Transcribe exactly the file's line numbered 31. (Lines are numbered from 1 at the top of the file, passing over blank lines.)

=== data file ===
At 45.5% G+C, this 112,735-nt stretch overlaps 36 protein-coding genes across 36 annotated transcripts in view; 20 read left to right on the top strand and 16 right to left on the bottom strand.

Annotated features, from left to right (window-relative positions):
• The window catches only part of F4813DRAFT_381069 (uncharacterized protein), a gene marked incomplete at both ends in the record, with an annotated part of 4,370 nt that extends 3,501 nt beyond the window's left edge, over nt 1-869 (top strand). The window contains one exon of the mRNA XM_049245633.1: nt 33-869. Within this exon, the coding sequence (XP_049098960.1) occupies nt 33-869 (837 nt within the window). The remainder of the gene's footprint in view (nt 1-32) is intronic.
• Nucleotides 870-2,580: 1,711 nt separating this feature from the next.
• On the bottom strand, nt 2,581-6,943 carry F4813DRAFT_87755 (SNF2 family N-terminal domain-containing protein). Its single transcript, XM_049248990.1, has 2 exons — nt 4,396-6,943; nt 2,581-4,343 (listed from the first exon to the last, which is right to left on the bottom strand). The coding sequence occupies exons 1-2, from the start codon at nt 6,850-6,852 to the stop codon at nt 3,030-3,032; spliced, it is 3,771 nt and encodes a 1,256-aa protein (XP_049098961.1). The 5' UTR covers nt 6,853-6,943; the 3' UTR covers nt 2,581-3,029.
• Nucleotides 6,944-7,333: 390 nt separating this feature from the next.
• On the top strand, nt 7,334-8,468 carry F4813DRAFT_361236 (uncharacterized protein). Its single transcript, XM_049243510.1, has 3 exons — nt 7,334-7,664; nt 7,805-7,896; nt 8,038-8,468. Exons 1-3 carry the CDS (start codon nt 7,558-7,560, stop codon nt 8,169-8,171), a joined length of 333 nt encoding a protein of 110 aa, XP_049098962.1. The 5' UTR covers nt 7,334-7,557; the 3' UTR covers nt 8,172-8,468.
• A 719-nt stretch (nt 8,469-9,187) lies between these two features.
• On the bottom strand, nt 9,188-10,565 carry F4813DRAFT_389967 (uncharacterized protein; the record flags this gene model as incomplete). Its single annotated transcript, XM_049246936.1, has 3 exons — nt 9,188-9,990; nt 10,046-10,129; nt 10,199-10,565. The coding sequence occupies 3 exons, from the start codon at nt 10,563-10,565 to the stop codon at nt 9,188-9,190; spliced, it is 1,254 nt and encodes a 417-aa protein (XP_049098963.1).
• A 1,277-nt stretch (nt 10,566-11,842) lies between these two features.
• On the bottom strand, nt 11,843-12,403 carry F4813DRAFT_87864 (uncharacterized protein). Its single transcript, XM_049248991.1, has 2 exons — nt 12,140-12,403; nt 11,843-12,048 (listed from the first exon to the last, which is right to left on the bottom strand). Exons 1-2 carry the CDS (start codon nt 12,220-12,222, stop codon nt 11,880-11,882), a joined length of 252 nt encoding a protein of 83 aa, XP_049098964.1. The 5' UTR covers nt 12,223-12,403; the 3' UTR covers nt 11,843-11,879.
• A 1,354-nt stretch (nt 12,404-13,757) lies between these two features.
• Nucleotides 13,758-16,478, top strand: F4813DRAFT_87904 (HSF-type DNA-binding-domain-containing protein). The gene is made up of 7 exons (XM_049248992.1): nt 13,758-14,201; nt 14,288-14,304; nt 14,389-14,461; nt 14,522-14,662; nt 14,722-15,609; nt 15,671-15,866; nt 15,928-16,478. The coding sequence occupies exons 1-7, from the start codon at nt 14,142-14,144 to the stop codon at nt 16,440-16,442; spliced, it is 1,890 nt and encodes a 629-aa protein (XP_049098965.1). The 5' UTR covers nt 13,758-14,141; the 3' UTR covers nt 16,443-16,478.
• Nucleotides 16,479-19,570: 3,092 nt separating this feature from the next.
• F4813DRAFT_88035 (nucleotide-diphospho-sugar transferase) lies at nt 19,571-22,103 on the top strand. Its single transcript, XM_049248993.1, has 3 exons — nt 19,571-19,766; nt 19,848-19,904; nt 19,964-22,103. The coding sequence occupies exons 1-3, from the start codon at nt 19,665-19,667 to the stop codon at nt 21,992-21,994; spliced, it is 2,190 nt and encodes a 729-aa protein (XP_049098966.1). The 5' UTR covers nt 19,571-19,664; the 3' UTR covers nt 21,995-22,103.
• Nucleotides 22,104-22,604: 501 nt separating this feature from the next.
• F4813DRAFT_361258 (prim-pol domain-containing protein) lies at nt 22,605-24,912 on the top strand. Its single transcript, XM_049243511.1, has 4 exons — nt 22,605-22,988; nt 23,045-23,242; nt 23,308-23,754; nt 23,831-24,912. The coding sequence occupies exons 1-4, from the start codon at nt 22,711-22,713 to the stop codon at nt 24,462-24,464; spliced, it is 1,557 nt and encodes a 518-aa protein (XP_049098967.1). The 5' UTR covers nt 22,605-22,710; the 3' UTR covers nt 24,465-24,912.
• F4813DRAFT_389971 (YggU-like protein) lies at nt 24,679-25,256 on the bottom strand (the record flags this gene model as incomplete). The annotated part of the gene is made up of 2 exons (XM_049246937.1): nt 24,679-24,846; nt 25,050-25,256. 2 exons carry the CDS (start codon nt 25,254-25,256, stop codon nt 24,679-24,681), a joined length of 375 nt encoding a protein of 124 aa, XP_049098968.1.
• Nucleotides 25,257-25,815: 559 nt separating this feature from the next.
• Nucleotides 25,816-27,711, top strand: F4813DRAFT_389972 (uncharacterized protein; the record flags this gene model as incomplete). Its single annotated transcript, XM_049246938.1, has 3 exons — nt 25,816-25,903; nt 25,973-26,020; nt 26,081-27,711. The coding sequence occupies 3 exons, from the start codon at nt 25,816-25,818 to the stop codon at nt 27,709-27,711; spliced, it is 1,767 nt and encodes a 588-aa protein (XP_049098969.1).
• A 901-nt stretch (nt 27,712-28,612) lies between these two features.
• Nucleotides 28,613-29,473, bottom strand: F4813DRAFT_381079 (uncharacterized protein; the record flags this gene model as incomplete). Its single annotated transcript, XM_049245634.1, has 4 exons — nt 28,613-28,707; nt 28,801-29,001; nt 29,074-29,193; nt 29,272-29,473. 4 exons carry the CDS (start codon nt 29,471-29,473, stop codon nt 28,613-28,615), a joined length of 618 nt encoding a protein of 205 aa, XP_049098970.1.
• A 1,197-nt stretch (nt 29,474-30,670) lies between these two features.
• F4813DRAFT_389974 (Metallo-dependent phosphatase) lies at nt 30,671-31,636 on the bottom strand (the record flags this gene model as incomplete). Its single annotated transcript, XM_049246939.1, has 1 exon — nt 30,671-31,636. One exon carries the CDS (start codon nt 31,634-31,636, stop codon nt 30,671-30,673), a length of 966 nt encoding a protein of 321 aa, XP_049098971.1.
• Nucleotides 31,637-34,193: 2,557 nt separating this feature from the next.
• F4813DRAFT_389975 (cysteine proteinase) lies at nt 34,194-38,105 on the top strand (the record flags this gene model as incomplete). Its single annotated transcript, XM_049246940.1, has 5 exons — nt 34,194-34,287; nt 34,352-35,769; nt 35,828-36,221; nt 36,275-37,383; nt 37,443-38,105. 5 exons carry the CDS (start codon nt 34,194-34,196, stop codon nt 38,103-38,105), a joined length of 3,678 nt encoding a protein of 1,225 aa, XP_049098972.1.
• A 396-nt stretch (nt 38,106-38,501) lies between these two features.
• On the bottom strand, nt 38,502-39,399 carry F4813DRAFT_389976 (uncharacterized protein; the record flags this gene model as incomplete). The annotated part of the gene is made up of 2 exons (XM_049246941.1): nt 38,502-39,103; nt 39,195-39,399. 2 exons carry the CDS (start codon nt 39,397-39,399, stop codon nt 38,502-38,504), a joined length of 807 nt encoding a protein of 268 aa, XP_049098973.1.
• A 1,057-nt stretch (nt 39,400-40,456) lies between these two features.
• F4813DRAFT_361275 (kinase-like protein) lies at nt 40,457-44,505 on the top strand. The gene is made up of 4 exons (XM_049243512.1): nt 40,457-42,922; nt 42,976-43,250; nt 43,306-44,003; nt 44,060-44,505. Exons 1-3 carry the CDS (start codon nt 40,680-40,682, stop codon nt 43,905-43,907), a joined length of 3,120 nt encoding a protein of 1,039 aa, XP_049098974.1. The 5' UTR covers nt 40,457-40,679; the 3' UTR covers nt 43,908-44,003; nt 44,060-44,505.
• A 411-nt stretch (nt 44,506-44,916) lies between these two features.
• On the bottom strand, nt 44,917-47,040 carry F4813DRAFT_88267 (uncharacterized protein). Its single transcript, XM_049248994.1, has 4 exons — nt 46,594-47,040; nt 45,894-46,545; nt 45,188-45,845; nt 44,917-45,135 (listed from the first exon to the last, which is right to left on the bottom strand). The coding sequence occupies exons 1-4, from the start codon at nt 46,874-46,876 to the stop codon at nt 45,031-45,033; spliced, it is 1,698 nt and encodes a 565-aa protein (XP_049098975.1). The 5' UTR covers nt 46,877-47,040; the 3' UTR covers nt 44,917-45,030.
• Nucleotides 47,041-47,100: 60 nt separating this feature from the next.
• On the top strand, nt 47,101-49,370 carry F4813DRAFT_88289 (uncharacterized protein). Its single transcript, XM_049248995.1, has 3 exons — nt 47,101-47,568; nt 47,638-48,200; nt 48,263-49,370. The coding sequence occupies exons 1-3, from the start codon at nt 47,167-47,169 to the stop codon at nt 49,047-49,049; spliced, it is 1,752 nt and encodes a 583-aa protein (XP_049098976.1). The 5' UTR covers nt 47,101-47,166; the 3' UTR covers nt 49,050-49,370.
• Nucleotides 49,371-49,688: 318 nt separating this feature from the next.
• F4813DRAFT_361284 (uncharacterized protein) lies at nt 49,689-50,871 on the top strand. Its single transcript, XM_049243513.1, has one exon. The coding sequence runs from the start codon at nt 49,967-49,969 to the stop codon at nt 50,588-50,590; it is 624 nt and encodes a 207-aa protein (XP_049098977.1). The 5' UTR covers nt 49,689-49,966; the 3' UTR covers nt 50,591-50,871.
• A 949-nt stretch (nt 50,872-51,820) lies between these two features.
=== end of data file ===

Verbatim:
• A 411-nt stretch (nt 44,506-44,916) lies between these two features.